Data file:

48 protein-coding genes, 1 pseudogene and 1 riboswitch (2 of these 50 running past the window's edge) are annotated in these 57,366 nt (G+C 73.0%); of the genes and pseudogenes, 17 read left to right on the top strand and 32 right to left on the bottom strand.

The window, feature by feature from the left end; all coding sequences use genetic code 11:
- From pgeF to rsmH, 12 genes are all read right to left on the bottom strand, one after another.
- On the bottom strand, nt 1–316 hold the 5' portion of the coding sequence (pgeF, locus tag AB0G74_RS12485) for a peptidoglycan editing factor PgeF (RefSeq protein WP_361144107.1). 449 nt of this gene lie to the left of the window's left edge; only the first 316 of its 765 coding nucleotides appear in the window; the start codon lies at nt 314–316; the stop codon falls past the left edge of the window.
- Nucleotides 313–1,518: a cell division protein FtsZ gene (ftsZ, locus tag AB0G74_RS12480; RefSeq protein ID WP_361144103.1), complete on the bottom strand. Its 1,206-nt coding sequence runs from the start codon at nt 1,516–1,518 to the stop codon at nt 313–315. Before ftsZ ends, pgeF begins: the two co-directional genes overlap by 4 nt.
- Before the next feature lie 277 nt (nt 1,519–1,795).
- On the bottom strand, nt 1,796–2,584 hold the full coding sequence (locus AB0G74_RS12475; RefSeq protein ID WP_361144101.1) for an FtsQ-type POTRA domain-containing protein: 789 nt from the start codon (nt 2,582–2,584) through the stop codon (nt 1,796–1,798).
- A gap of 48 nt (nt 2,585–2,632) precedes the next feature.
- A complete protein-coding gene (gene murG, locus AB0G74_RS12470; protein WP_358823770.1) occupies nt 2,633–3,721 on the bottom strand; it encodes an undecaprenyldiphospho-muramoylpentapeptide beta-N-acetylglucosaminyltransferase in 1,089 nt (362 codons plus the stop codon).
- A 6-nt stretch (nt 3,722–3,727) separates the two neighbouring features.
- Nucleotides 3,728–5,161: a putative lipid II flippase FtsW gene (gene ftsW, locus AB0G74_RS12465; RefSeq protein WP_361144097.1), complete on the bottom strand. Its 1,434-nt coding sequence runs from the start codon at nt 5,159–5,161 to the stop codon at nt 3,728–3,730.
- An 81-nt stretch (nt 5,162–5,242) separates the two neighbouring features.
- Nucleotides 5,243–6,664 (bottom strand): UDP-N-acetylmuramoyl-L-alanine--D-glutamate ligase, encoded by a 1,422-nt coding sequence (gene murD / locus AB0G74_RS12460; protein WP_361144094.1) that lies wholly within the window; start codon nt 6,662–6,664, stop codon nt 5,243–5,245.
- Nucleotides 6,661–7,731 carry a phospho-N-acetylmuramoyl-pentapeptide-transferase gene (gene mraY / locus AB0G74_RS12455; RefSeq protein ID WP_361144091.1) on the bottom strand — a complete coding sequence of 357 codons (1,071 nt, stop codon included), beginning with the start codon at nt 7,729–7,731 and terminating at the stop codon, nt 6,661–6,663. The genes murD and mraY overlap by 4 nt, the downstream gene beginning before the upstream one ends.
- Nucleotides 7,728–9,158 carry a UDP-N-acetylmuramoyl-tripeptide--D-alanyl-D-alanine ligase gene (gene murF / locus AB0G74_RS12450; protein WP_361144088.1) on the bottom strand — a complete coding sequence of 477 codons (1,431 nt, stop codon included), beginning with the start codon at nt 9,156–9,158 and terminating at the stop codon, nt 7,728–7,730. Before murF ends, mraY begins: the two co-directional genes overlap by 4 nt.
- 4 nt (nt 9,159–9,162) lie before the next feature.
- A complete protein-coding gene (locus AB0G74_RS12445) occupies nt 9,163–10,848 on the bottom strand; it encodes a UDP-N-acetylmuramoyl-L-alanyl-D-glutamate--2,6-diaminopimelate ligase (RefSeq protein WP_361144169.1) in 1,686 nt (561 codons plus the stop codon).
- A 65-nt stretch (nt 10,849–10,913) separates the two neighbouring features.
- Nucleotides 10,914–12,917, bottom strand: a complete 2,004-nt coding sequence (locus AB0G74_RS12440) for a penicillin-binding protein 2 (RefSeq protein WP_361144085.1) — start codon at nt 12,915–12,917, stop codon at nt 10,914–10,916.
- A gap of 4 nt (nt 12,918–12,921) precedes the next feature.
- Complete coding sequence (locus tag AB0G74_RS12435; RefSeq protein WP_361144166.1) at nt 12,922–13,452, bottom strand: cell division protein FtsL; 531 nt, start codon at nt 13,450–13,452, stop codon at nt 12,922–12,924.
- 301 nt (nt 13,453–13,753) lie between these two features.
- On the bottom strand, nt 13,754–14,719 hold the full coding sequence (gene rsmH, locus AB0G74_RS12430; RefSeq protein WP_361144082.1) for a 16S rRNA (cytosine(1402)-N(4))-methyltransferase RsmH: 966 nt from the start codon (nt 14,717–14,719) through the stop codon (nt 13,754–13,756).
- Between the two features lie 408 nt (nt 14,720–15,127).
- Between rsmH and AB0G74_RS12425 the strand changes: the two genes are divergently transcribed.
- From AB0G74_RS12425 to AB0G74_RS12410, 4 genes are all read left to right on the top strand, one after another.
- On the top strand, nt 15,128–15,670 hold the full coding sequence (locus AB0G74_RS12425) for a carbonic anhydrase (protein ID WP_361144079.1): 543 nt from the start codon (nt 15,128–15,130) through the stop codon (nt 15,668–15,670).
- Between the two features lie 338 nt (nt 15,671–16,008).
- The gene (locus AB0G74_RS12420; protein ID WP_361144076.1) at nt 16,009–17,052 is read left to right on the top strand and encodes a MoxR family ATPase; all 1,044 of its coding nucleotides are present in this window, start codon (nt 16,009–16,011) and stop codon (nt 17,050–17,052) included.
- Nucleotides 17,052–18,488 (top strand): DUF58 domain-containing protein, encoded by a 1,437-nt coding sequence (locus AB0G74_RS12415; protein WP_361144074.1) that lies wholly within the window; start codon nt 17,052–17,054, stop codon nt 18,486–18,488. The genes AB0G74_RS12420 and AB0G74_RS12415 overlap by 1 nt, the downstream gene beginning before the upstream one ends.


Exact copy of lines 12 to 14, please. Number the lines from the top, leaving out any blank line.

- An 81-nt stretch (nt 5,162–5,242) separates the two neighbouring features.
- Nucleotides 5,243–6,664 (bottom strand): UDP-N-acetylmuramoyl-L-alanine--D-glutamate ligase, encoded by a 1,422-nt coding sequence (gene murD / locus AB0G74_RS12460; protein WP_361144094.1) that lies wholly within the window; start codon nt 6,662–6,664, stop codon nt 5,243–5,245.
- Nucleotides 6,661–7,731 carry a phospho-N-acetylmuramoyl-pentapeptide-transferase gene (gene mraY / locus AB0G74_RS12455; RefSeq protein ID WP_361144091.1) on the bottom strand — a complete coding sequence of 357 codons (1,071 nt, stop codon included), beginning with the start codon at nt 7,729–7,731 and terminating at the stop codon, nt 6,661–6,663. The genes murD and mraY overlap by 4 nt, the downstream gene beginning before the upstream one ends.